Cloud computing is a genuinely disruptive technology because it enables mobile centricity and changes how individuals and organisations engage with technology and data. On 19th April, Exponential-e hosted a seminar on Cloud computing, innovation and change. The seminar was about how organisations can deploy Cloud as a catalyst for innovation and change.
Steven Harrison, director of technology at NSD referenced Gartner’s concept of bi-modal IT, which involves splitting IT governance into two functions:
- Traditional IT, emphasising safety and accuracy
- Exploratory IT emphasising agility and speed
And – refreshingly – he disagreed with it! A bi-modal IT model runs the risk of creating two inadequate functions: one is backwards and the other is broken!
It might even encourage vendors to sell rubbish IT – they could sell outdated, end-of-life systems to the traditional element of the IT function, and untested and therefore unreliable products to the exploratory element.
Agile – being, not doing
Harrison believes that DevOps is the new differentiator as a driver of agility and innovation. However, agile means something different to each organisation. Agile is not about changing behaviours, but about maximising feedback and reacting to it faster while reducing business risk. DevOps can adjust systems to gather and respond to feedback – and users might not even notice. The key is to be agile rather than do agile – i.e. agile is about culture rather than process re-engineering.
Converging technology, including mobile, social, connected devices and big data place greater burdens on IT infrastructures as more interactions create more data to organise and manage. This is counter-intuitive to agility.
The solution is to outsource data storage and management to the Cloud. Cloud itself is not about innovation – but outsourcing systems of record will free up DevOps to innovate for agility. Because the internal IT function is part of the business, and understands its stakeholders, it is best placed to innovate in a way that responds to their needs and market forces.
A service model
Two Exponential-e clients explained how outsourcing to the Cloud has solved business issues.
Paul Morton, Divisional IT Manager, The Vita Group, Cellular Foams Division, explained how outsourcing specific functions to the Cloud was boosting agility across the business. Vita didn’t want special or private Cloud: they wanted a platform where they could do business as usual – only better. The biggest issue with outsourcing to the Cloud was loss of control. I particularly liked one comment about the relationship between IT and the rest of the business: ‘don’t call them users – they are not on drugs!’ Morton is developing a menu of Cloud services so that Vita’s federated business divisions could each choose the best way of delivering their services. Cloud, for Vita, was about adding ‘as a service’ to everything!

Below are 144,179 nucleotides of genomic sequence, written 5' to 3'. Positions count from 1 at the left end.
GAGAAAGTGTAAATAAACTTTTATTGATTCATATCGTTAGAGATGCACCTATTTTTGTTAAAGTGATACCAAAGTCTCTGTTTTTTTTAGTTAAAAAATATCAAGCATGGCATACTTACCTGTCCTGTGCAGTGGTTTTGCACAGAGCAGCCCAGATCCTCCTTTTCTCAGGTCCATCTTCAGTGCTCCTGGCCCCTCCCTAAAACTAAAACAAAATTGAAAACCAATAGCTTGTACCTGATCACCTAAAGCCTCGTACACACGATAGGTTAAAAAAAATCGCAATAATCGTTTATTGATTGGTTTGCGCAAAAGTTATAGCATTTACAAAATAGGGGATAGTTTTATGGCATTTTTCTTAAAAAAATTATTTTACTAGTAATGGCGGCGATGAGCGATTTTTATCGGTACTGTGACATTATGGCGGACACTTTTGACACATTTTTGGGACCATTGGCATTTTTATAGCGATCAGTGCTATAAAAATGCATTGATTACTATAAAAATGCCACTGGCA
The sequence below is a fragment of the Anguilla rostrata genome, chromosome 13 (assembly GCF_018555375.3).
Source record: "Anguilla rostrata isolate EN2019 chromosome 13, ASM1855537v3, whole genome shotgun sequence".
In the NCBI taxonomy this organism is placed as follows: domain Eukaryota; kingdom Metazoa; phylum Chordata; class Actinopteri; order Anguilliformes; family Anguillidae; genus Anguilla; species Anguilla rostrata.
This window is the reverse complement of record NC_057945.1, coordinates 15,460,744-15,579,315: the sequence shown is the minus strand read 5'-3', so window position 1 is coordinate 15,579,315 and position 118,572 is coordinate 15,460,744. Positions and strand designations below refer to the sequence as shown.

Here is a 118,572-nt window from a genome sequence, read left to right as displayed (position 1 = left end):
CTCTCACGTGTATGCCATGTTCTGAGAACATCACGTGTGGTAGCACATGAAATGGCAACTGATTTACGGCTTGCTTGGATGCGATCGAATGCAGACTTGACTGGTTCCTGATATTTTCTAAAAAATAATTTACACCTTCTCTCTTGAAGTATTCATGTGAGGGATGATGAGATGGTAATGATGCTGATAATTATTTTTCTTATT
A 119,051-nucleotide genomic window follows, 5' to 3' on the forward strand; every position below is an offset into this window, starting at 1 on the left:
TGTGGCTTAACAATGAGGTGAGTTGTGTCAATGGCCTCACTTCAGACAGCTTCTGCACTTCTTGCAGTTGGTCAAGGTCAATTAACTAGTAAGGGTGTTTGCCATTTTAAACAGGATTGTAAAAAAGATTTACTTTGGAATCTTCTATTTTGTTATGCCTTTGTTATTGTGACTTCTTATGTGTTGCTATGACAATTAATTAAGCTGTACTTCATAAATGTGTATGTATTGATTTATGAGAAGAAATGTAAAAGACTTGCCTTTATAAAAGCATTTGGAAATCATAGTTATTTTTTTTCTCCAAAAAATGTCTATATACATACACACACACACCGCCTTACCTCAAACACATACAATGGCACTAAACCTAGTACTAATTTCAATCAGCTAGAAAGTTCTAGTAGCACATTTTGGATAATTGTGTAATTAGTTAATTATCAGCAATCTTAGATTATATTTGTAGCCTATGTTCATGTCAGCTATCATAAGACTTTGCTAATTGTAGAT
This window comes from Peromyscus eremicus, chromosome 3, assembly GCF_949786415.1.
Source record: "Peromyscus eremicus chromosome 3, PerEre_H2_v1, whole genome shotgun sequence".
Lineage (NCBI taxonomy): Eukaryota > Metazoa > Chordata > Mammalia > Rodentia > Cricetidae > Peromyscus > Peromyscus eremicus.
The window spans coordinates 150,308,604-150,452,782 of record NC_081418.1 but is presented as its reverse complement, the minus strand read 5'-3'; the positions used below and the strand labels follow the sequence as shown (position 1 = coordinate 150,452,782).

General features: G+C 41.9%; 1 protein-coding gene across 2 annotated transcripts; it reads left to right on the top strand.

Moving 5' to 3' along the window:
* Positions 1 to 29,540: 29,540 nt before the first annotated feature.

At Lewis Silkin LLP, Chief Operating Officer Jan DeCerce decided to outsource the firm’s data centre to the Cloud following the Holborn fire last year. The entire project, which involved moving more than 300 servers to the Cloud, took less than a year from inception to delivery. And none of the users (sorry!) noticed! This was about managing business risk while boosting agility – without changing processes or behaviours. DeCerce highlighted the law firm dilemma whereby much of the firm’s data is sensitive and subject to regulatory compliance, so needs to be controlled carefully, but working practices increasingly mean that remote and mobile access is required.
The use cases were presented by representatives of two very different organisations who both highlighted the importance of choosing a Cloud provider that they could call part of their team. In a nutshell: making Cloud part of the team frees up DevOps for bespoke innovation that can truly differentiate your business.